The effects of China and India go well beyond the resources arena, and their influence will be felt for quite a while yet. TIM HARCOURT
Australia’s recent economic success can almost be summed up in two words – China and India (sometimes referred to as one word – ‘Chindia’).
The economic expansion of these two emerging economic superpowers in Asia has fuelled demand for Australia’s vast resources sector and the services we build around our key commodities.
According to new research just released by the Reserve Bank of Australia (RBA), in 1999, China and India accounted for just under 6% of Australian exports, while in 2007, ‘Chindia’ accounted for 18% (with Japan on 16% and ‘other East Asia’ on 16.7%).
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China is now our second most important export destination (up from seventh place in 1999) and India is now the new number seven (up from 13th spot eight years ago).
Over this period average annual growth rate of Australian exports was 24.8% for China and 24.7% for India. Part of the reason Chindia’s dash up the charts has, of course, been the high commodity prices – particularly in key sectors like coal and iron ore. In fact, according to the RBA, the growth in Australia’s export volumes (taking out price effects) has been relatively subdued in the 2000s, growing at an average annual growth rate of 2.4% compared to 8% for the 1990s.
Much of the growth in exports is price driven and supply-side or ‘capacity’ constraints – such as infrastructure ‘bottlenecks’ and labour shortages have been holding volumes down.
However, Australia is not Robinson Crusoe in this regard, as infrastructure and logistics difficulties and skilled labour shortages are considered to be a global phenomenon as the strength and duration of the world commodity boom has taken many pundits and participants by surprise.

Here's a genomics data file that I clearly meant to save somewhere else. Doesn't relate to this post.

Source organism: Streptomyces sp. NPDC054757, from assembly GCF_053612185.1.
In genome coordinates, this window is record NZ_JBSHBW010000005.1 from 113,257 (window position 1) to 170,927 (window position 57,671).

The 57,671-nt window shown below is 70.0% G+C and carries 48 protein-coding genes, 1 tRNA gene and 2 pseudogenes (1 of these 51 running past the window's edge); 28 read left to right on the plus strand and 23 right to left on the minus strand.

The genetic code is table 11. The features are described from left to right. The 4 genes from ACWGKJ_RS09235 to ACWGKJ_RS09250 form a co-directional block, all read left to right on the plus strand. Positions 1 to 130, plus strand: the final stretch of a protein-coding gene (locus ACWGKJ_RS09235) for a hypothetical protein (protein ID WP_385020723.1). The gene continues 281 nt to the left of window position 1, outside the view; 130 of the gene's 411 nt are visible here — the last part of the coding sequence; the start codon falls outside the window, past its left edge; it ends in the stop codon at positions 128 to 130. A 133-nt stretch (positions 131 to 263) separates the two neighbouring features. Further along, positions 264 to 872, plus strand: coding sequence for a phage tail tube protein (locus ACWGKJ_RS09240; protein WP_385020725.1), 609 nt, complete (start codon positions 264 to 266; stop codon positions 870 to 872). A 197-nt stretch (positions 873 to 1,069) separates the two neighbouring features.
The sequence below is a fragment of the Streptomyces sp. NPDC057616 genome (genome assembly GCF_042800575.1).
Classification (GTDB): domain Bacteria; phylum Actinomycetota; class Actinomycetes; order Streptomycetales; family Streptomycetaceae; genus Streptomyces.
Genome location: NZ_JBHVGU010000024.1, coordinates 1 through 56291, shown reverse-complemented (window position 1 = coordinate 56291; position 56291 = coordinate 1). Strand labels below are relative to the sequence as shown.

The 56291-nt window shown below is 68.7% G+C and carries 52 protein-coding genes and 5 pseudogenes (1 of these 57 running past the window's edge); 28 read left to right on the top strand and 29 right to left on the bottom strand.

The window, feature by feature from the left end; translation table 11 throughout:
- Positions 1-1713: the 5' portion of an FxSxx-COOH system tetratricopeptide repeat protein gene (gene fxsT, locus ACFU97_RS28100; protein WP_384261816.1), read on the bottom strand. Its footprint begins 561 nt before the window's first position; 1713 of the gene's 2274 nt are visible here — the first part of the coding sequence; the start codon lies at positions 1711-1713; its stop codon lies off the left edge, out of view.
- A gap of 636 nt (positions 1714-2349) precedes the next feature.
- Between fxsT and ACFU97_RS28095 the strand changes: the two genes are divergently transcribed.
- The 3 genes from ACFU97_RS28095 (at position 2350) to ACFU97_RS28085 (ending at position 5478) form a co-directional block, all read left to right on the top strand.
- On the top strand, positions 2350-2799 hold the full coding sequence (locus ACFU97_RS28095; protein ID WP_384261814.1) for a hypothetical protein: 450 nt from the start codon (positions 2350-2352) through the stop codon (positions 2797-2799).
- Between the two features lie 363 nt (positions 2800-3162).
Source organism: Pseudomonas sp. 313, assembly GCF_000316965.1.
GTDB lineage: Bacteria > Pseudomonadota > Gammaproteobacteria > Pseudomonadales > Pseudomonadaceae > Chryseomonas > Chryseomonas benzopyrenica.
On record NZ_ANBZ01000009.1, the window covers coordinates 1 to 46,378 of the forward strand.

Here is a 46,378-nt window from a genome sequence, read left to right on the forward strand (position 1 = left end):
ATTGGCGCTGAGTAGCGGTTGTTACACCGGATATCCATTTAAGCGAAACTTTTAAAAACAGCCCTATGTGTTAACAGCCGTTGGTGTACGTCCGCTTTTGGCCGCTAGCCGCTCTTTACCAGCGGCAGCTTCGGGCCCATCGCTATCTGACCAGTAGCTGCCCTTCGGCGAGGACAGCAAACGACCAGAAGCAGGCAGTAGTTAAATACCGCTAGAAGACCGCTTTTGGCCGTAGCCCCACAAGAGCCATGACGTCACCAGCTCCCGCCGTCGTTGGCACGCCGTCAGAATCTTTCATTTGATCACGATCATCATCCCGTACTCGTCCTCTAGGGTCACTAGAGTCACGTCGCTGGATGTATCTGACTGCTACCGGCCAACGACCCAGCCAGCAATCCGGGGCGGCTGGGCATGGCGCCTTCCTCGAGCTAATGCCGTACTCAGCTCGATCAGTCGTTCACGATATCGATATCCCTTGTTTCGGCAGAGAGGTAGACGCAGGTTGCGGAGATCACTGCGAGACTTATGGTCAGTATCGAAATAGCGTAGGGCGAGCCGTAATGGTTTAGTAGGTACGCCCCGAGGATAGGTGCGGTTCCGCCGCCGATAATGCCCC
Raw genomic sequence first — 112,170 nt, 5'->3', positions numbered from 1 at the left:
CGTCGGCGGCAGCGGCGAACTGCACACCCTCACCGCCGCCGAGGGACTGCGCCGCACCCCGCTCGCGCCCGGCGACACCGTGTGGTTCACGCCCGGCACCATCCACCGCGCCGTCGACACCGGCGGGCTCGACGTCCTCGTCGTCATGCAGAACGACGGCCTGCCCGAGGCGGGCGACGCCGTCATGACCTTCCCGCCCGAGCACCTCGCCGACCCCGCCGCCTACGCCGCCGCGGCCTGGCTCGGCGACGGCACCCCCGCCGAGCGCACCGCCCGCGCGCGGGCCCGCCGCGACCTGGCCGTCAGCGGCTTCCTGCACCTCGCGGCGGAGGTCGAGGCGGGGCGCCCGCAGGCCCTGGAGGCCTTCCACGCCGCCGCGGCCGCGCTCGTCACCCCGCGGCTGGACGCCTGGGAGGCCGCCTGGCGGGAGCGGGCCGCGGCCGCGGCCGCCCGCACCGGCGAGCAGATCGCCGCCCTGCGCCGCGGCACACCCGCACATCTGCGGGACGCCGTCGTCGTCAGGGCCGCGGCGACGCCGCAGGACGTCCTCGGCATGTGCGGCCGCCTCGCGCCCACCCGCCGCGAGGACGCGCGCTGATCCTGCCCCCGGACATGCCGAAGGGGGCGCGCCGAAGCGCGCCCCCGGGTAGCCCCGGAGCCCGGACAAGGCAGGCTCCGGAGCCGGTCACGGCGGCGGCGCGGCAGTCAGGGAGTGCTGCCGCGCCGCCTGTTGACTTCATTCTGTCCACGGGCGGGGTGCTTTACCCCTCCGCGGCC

So that’s the macro-economic ‘big picture’, what’s happening on a micro-economic level on the ground for Australian export businesses? How are exporters seeing the global picture?
According to the new DHL Export Barometer, Australian exporters are also looking to China and India for their future success. China and South Asia (mainly India) were in first and second place when exporters were asked where their export orders would come from over the next year. While China has been consistently ‘top of the pops’, India’s rise up the exporter sentiment ranks is a new phenomenon.
Other high place getters include our Trans-Tasman neighbour New Zealand, South East Asia, the Middle East (particularly the UAE) and North America. Despite the sub-prime crisis in the US, Australian exporters believe it to be a short-term affair and regard the North American market as a good medium term prospect given the US’s ability to bounce back. Also Australian exporter’s engagement in China, India, the rest of East Asian and the emerging economies has left Australia with minimal ‘northern exposure’ from the US credit crunch.
How about the exchange rate? Exporters are feeling the pinch from the rampaging Australian dollar with two thirds of all exporters worried about the appreciation compared to one half a year go. The high Aussie dollar – which has been hovering in the 90s for some time – has adversely affected manufacturing, agribusiness and tourism exporters who don’t have the benefit of the high resources prices.
However, while exporters are hurting, they are still hanging in there because of the overall growth in the global economy and the fact that almost 40% are also importers and are therefore getting some benefit on the cost side.
Is it just a case of ‘rocks and crops’ benefiting and the rest suffering? Are we seeing a ‘Gregory effect’ or ‘Dutch disease’ where a mining boom crowds out the rest of the economy via an appreciation of the exchange rate?
It’s not as simple as that as many manufacturers and services provide inputs to the mining boom and are therefore benefiting. In addition, it’s wrong to say that Australia’s booming trade relationship with Chindia is all about the resources boom.
In a companion piece by the RBA on education exports, the bank notes that Australia is experiencing a major boom in the export of education services to both China and India. According to the RBA, China and India’s combined share of Australia’s education exports are now a third (on 2006-07) compared to just under 9% a decade or so ago (on 1995-96).
In conclusion, Chindia is making a difference to Australia at the chalk face as well as at the coal face, and will do so for a long time yet.
Tim Harcourt is Chief Economist with the Australian Trade Commission and the author of The Airport Economist (see www.theairporteconomist.com). Thank you to Sara Carden, Mark Foy, Ric Deverell, Dan Andrews and Robert Arculus for their assistance with this article.